Inaugural Lecture by Professor Jack Mellor
School of Chemistry, University of Bristol, Cantock's Close, Bristol, BS8 1TS
Our memories are fundamental to who we are as individuals, capturing our most important moments. They also enable us to adapt our behaviour by learning from past experiences. This helps us to predict future events and make decisions based on these expectations. But memories can also be fickle and unreliable - we do not possess photographic memories and instead rely on a system that prioritises important information and facilitates memory updates.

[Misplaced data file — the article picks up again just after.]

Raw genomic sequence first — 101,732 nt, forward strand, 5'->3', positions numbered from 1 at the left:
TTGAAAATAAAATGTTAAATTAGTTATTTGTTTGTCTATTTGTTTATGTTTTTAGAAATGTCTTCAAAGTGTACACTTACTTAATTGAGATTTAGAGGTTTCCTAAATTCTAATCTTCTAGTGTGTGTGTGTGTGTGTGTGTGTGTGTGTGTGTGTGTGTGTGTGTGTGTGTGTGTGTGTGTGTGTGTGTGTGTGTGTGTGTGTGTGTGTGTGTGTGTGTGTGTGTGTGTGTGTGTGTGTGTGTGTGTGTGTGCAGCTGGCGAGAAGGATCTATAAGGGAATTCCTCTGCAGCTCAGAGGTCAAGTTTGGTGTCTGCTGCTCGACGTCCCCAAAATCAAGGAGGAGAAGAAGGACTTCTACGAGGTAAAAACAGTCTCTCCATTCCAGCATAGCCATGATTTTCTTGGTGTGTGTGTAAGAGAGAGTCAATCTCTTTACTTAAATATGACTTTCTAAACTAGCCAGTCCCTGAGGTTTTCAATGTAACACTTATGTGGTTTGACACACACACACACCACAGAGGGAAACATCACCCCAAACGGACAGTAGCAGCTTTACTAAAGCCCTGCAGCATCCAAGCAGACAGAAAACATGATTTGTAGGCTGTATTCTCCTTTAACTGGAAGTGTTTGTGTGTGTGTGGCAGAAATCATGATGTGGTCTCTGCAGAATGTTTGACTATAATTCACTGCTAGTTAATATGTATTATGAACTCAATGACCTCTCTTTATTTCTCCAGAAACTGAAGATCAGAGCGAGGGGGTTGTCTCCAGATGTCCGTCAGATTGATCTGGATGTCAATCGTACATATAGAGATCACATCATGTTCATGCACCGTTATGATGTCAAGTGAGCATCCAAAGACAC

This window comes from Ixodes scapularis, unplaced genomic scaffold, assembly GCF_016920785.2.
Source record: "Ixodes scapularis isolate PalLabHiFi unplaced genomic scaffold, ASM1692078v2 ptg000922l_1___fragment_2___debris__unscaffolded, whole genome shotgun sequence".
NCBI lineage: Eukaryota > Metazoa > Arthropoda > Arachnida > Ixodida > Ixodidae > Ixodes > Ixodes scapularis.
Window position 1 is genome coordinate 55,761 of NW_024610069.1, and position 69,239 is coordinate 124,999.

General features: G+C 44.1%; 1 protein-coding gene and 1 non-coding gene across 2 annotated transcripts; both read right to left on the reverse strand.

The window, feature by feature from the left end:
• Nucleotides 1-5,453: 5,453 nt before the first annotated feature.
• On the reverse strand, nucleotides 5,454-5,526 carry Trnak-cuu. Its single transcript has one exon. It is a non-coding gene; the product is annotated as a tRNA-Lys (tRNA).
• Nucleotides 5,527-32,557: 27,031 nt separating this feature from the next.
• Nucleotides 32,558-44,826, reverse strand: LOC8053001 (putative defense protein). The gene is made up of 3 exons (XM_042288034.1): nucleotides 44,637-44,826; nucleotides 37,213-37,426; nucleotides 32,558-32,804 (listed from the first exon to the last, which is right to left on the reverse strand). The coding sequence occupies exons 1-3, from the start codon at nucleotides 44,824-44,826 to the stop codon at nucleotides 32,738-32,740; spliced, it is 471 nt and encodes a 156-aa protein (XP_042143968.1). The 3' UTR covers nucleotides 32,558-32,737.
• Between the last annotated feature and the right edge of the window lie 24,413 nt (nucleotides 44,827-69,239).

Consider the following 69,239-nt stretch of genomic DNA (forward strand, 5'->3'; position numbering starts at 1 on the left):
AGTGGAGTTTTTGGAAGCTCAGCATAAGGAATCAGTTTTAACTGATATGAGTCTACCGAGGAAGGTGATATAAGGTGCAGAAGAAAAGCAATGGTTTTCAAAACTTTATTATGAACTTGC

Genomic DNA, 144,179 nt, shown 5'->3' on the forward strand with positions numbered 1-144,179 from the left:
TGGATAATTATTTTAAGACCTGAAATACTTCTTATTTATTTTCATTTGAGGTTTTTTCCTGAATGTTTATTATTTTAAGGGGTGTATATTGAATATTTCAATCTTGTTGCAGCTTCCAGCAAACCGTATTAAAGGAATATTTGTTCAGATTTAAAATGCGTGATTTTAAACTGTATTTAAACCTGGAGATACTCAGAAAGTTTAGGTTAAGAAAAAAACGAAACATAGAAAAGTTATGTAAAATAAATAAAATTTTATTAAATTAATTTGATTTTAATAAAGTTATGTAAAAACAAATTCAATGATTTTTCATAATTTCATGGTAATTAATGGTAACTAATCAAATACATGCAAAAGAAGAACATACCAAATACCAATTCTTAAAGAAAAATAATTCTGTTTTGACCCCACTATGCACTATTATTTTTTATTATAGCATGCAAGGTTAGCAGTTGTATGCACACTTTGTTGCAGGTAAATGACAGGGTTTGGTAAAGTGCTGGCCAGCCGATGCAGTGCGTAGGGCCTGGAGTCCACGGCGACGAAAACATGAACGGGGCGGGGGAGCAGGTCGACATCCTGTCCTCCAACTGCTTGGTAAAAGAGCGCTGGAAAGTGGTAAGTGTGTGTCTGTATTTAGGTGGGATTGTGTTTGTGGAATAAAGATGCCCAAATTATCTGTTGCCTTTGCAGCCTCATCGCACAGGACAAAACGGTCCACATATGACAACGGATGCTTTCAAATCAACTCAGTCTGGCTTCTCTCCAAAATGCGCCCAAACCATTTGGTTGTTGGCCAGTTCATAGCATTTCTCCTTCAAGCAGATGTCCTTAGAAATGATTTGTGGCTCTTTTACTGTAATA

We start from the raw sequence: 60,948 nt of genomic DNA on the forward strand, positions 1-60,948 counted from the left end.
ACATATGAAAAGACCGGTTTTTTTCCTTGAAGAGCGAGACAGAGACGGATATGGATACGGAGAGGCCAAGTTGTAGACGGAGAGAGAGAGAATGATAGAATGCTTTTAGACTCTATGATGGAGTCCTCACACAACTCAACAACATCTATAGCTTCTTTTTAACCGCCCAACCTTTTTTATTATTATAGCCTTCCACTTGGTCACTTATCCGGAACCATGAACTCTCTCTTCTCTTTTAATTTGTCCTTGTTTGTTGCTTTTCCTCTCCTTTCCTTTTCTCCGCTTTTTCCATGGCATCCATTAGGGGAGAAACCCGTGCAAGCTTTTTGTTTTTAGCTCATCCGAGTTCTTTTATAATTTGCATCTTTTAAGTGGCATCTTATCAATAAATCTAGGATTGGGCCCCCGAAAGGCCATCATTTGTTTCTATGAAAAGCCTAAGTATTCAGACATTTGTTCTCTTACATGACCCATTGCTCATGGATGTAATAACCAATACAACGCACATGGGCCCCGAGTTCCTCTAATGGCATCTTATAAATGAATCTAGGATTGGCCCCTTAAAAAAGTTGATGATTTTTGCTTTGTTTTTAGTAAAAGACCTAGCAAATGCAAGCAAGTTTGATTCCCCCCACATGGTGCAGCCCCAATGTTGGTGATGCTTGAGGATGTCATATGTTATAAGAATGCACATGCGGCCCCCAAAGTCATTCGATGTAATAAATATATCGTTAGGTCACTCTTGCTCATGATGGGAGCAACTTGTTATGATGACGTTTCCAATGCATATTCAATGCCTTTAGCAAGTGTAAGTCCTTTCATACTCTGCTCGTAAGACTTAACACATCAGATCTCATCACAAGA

Several decades of research have revealed some of the fundamental mechanisms that encode memories in the brain. Principle amongst these is adaptation of synaptic strength which controls neuronal communication and shapes network activity. Recent insights from theoretical and experimental neuroscience also suggest that these mechanisms explain many aspects of memory such as its selectivity and adaptability.